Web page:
It is normal to shed some hair each day as part of this cycle. However, some people may experience excessive (more than normal) hair loss. Hair loss of this type can affect men, women and children.
Are you Stressed?
Thinning hair can also be attributed to stress and trauma that can cause constriction of blood supply and poor vitamin assimilation to the scalp and hair. Or, simply from poor nutrition and diet that can include a high consumption of animal fat, high protein and fad diets. Even external environmental toxins and pollutants, such as chlorine, metals, minerals and water pollution cannot be ignored. All these factors can be causing your clients’ hair to look thinner.
Under a microscope
The hardening prevents hair growth. The hair cycle slowly becomes disrupted and more hair is shed than normal. In time hair growth stops completely and baldness results. Here you see an example of a hair follicle as seen under a microscope.
Age and hormones
Most people naturally experience some hair loss as they get older. But age, changing hormones and heredity cause some to lose more hair than others.
Female-pattern baldness starts with the replacement hairs becoming progressively finer and shorter. They can also become almost transparent.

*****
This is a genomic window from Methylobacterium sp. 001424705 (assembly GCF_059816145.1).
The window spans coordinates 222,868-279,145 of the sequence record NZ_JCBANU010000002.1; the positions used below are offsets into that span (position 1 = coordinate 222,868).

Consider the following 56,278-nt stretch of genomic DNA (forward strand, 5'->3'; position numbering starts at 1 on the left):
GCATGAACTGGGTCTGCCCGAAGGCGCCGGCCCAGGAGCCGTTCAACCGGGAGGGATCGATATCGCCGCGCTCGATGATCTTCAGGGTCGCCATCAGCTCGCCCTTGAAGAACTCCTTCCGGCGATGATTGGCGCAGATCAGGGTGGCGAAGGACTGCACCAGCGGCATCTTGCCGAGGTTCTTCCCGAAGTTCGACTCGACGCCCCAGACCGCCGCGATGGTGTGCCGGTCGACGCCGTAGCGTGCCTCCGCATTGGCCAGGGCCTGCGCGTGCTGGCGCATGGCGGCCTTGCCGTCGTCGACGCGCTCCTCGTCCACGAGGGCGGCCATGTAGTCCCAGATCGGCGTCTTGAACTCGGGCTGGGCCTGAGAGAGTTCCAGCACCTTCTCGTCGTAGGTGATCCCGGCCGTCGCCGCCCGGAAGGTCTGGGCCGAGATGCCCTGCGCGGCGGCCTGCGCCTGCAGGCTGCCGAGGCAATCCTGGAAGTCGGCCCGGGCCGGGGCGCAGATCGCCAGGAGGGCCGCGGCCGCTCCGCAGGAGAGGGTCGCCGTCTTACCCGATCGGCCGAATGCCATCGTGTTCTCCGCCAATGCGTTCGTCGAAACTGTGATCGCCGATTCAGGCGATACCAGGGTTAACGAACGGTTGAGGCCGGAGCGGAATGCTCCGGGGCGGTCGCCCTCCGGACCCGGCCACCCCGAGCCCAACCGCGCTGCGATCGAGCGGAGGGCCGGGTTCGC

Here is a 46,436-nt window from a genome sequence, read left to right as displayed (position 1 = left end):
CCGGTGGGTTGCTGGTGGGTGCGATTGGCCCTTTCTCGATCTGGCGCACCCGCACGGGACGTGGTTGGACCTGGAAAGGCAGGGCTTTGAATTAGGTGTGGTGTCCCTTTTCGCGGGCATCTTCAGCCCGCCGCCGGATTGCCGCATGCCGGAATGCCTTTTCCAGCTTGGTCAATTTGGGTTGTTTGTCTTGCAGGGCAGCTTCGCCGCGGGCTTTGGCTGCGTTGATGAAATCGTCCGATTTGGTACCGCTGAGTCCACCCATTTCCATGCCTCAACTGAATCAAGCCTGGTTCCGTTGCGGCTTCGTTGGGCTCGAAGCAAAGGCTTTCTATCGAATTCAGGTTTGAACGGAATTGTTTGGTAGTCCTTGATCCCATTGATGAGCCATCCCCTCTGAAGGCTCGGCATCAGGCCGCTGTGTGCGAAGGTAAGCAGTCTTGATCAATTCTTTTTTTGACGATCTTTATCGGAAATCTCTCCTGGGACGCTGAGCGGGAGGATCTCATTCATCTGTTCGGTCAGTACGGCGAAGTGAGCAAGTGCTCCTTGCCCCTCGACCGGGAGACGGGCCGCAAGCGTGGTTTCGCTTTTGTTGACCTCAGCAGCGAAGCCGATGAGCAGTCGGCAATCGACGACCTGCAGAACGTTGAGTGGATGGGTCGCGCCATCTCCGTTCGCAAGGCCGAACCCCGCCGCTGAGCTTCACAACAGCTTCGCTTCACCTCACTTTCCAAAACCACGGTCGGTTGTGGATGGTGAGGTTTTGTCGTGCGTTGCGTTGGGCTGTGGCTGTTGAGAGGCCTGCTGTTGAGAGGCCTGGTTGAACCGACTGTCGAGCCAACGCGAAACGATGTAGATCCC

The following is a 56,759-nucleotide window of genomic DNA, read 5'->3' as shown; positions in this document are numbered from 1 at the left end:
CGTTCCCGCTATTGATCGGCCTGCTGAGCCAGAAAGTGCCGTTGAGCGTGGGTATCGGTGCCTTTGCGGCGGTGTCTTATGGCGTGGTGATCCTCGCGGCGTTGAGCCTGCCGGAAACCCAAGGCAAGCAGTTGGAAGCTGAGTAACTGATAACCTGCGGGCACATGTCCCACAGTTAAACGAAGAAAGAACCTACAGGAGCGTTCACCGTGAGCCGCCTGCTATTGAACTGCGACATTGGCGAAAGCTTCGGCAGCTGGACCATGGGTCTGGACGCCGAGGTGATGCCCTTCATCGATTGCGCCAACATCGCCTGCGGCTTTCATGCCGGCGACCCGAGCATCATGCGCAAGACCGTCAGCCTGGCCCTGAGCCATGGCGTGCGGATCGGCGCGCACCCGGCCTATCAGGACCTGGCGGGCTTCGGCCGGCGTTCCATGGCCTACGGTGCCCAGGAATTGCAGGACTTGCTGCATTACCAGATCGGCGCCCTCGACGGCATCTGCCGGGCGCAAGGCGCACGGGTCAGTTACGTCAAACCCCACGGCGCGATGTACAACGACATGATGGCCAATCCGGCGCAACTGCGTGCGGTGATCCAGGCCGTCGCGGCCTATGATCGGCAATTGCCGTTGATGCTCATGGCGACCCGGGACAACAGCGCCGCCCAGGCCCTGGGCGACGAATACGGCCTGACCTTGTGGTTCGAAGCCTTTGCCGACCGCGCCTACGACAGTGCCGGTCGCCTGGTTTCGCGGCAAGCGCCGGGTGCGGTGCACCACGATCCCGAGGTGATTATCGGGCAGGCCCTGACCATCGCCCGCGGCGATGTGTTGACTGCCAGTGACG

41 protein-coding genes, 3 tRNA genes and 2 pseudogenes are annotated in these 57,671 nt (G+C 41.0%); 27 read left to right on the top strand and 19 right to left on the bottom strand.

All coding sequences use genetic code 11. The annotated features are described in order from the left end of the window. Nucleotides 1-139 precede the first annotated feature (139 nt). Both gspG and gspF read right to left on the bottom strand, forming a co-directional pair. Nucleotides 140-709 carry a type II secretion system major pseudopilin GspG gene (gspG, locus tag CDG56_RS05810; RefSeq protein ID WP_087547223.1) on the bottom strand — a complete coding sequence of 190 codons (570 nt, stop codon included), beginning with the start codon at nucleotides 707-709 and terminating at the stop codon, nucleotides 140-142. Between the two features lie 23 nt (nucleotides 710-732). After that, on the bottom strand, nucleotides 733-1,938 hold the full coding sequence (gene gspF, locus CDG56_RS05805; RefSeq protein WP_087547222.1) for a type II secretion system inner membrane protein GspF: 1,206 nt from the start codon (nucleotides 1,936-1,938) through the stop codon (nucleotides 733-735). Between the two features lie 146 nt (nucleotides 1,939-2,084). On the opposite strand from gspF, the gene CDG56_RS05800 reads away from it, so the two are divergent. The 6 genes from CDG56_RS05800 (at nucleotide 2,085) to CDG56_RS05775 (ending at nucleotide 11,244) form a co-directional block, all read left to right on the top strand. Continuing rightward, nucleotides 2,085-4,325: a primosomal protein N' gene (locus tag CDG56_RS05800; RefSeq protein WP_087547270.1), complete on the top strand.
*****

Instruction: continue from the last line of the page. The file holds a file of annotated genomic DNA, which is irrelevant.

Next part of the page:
It has been recorded that about 50 percent of women experience hair loss have female-pattern baldness! Unfortunately, it is often permanent just as in men. Not all hair thinning and loss must be permanent. There has been various cases of perimenopausal women, for example, experiencing thinning and lost hair who, once their hormone levels become balanced, can experience the thickness of previously thinning and the regrowth of lost hair that occurred during the ebbing and flowing hormonal years.
Get Wavy! Permanents can help give volume to fine-textured hair — but hair must be healthy, not dry or brittle. Only a gentle body wave is advised, because tighter waves can damage the hair. Because chemicals in permanents are harsh, a permanent should be only a last resort for fine-haired people.